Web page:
Specialist police teams and new courts aimed at dealing specifically with sexual violence in Northland could help with victims reporting the crime after a survey revealed 94 per cent of sexual violence crimes were not reported to police nationally.

The second annual New Zealand Crime and Victims Survey, which was released yesterday and based on interviews with 8038 people over the age of 15, revealed 94 per cent of sexual assaults were not reported to New Zealand police.

It found only 25 per cent of all crime incidents were reported to police.

The survey included 363 interviews held in Northland. But the report writers said regional statistics were not available because the sample size would be too small, and the margin of error too high.

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Detective Inspector Northland police district crime manager Dene Begbie said what was concerning was the crime not being reported to police, in particular sexual crimes.

Police would work through the survey results and see how they could best utilise them as part of their evidence based approach.

Detective Inspector Dene Begbie. Photo / File
Detective Inspector Dene Begbie. Photo / File

Begbie said police could understand the reasons for not reporting sexual violence and those included shame, embarrassment and fear of retribution.

"These factors will challenge people when it comes to reporting. Any matters reported to us will be treated in a professional matter, I encourage any victims of a sexual assault to report it to police.

"We have staff specifically trained who are very good at investigating these matters, professionally and thoroughly."

Begbie said the addition of sexual violence courts being piloted in Whangārei District Court could help victims. Cases had reached trial about a third faster on average than previously.

"Sometimes these matters take a long time to investigate and proceed through the courts. The new courts means cases go through court quicker and lessens the time the victim has to wait for resolution."

During the pilot period, it has found a reduction in anxiety for victims and the average time to trial from case review was 10 months for Whangārei, compared with 17 months before.

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Begbie said reporting sexual violence crimes was not easy to do and police recognised the importance of understanding and supporting victims.

"We have that support for victims when they come to see us. We understand it's a difficult subject to talk about and that's why we have specialised staff and people who can support them through the process."

With the boost in police numbers it meant two teams specifically trained to deal with sexual violence were now based in the district - one in the Far North and one in Whangārei/Kaipara. The additional staff were also used to strengthen the child protection team.

Police had also linked with partner agencies to get the message out to the community about reporting sexual violence and how that could be done in Northland.

He encouraged anyone who had been a victim of sexual assault to report it to police either by phone or at a station.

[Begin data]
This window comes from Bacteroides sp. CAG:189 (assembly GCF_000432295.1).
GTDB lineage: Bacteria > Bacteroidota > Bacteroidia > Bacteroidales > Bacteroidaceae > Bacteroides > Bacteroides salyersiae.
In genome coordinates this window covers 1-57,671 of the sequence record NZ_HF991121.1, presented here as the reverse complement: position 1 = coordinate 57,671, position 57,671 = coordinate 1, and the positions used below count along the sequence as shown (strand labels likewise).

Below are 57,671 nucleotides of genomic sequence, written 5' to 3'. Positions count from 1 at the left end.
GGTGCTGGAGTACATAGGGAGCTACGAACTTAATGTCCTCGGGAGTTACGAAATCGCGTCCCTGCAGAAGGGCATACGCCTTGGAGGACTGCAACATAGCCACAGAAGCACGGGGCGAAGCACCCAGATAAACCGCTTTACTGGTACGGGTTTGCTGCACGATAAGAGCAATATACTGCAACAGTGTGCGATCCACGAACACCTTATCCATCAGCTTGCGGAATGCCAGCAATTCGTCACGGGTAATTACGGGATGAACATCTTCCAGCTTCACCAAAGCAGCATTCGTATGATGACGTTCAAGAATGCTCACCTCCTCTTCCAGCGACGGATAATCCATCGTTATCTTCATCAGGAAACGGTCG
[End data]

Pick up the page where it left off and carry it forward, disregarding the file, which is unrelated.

Crime statistics for Northland police showed between January 1 and December 31 last year there was a total of 9227 crimes reported.

That included 79 sexual assaults, 886 assaults and 3110 burglaries.

Overall, nationally about 1,713,000 incidents of crime occurred over the past 12 months, including 1,139,000 personal offences and 574,000 household offences.

The most common offences over the past 12 months were burglary, 16 incidents per 100 households, and fraud and deception, eight incidents per 100 adults.

The survey found motor vehicle thefts had the highest likelihood of being reported at 94 per cent.

It was found 94 per cent of car crime was reported to police. Photo / File
It was found 94 per cent of car crime was reported to police. Photo / File

The most common reasons for not reporting an incident were because people considered it was too trivial, there was no loss or damage or they considered it not worth reporting - 48 per cent; or there was a perception that police couldn't have done anything - 27 per cent.

There is a higher level of victimisation for those under financial pressure, living in more deprived areas, unemployed and not actively seeking employment, and those in single parent households.

The survey also reinforced the 2018 findings that a small proportion of the population experiences the majority of crime.

"Just 2 per cent of victims experienced 33 per cent of all offences."

Victim Support researcher Dr Petrina Hargrave said the survey highlighted a sad reality for thousands of victims.

"If we want to address victimisation and give victims the confidence to report crime, victims must be able to know that they'll be supported, heard, and that our justice system genuinely cares about them," Hargrave said.

"Past victimisation is one of the best predictors of future victimisation, so how we treat victims after a crime may affect their participation in the justice system and their likelihood of reporting future crime."


Where to get help:
• If it's an emergency and you feel that you or someone else is at risk, call 111.
• If you've ever experienced sexual assault or abuse and need to talk to someone call the confidential crisis helpline Safe to Talk on: 0800 044 334 or text 4334.
• Alternatively contact your local police station.
• If you have been abused, remember it's not your fault.